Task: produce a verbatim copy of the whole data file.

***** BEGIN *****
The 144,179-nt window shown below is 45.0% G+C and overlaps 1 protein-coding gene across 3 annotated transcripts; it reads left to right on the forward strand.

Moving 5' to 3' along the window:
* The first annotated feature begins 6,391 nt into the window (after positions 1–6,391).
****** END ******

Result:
The 144,179-nt window shown below is 45.0% G+C and overlaps 1 protein-coding gene across 3 annotated transcripts; it reads left to right on the forward strand.

Moving 5' to 3' along the window:
* The first annotated feature begins 6,391 nt into the window (after positions 1–6,391).